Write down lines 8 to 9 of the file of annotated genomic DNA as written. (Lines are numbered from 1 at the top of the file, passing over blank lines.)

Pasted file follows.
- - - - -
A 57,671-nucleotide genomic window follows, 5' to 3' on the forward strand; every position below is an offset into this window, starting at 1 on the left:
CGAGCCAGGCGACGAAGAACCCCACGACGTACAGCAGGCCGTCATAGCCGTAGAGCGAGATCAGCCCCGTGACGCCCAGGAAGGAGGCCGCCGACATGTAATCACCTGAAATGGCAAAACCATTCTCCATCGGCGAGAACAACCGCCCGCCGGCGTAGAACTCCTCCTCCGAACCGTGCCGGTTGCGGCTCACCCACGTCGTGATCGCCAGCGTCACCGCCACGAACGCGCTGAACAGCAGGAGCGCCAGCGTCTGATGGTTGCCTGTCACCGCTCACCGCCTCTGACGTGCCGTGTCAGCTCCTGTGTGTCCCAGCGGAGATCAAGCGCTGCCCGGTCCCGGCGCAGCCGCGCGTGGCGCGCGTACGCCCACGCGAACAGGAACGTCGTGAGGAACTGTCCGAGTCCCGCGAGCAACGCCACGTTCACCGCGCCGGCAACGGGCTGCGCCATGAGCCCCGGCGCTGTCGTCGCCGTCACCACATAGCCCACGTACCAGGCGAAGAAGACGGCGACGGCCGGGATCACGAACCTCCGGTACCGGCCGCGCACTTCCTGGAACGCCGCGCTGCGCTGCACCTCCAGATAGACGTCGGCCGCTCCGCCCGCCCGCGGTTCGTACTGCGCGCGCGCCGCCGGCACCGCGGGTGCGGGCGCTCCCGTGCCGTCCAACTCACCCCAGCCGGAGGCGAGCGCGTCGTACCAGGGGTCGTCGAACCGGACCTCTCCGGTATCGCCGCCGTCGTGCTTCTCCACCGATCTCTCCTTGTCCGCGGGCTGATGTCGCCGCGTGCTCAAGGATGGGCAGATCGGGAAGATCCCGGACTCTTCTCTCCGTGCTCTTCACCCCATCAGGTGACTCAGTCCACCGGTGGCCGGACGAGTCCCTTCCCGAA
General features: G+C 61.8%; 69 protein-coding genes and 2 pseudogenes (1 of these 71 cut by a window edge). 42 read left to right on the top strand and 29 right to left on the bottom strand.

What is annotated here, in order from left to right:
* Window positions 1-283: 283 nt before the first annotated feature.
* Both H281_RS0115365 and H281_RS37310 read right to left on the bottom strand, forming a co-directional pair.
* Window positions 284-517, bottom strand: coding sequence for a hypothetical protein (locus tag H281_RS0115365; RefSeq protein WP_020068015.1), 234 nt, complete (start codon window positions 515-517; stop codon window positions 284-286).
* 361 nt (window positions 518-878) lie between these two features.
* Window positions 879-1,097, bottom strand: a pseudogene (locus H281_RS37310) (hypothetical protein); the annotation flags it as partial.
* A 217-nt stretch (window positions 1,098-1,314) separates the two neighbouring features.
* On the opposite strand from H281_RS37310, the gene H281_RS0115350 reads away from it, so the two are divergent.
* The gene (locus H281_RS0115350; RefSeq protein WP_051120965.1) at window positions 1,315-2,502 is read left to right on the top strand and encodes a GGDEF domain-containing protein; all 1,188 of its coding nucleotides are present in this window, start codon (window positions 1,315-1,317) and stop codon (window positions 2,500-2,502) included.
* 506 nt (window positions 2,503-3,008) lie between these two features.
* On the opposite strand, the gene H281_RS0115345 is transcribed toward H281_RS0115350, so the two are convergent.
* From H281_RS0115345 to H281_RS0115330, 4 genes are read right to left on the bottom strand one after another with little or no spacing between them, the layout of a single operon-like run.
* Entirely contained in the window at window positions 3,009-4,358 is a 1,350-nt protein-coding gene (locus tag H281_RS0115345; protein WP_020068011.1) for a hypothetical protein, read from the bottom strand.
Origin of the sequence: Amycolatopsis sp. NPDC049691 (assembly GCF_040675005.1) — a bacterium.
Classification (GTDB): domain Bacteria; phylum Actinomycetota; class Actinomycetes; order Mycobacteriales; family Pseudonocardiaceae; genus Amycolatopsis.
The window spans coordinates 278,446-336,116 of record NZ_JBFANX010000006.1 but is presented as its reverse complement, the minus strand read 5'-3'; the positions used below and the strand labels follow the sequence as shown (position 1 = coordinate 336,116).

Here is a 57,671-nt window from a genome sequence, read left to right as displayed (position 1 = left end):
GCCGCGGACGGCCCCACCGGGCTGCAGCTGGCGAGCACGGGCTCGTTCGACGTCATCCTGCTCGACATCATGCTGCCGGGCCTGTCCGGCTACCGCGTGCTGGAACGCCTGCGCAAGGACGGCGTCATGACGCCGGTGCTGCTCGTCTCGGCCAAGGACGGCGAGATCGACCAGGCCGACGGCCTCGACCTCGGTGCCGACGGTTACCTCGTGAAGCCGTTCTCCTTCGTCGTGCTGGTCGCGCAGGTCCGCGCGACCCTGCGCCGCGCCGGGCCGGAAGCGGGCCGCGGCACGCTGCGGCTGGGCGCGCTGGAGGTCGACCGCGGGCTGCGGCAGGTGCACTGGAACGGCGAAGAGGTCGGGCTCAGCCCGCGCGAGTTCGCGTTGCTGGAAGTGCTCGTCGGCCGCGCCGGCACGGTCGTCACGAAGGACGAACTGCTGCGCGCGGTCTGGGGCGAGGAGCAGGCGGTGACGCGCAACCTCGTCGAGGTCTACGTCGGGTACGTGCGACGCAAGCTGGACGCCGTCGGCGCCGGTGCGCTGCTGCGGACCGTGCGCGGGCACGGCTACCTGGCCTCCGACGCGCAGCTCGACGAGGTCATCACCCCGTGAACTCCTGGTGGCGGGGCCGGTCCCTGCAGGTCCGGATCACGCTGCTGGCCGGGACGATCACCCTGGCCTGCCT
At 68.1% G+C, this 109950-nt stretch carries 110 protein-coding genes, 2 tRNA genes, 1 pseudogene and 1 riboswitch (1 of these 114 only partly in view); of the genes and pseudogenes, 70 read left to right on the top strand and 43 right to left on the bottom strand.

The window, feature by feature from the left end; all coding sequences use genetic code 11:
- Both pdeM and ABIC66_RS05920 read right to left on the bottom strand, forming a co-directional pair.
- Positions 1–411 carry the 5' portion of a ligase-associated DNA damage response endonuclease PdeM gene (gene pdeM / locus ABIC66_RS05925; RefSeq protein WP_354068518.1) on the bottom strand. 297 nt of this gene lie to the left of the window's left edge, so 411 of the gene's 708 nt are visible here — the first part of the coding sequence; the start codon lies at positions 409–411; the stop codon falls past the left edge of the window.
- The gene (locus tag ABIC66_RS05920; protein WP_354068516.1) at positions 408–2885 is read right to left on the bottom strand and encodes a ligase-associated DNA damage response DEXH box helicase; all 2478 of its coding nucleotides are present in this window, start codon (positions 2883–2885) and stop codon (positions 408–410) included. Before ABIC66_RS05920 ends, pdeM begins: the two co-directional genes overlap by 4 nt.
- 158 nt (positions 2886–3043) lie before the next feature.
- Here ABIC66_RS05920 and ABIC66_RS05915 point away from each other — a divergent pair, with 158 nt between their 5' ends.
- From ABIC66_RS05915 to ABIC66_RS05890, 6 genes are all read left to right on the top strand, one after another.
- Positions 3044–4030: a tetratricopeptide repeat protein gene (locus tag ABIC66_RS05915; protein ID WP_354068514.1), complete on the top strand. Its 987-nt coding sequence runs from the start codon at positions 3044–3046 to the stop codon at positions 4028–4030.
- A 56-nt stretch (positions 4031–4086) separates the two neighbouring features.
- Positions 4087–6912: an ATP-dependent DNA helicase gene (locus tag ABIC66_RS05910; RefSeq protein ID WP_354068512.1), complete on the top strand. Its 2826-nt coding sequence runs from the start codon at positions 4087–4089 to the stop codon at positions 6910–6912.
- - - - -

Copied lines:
* 361 nt (window positions 518-878) lie between these two features.
* Window positions 879-1,097, bottom strand: a pseudogene (locus H281_RS37310) (hypothetical protein); the annotation flags it as partial.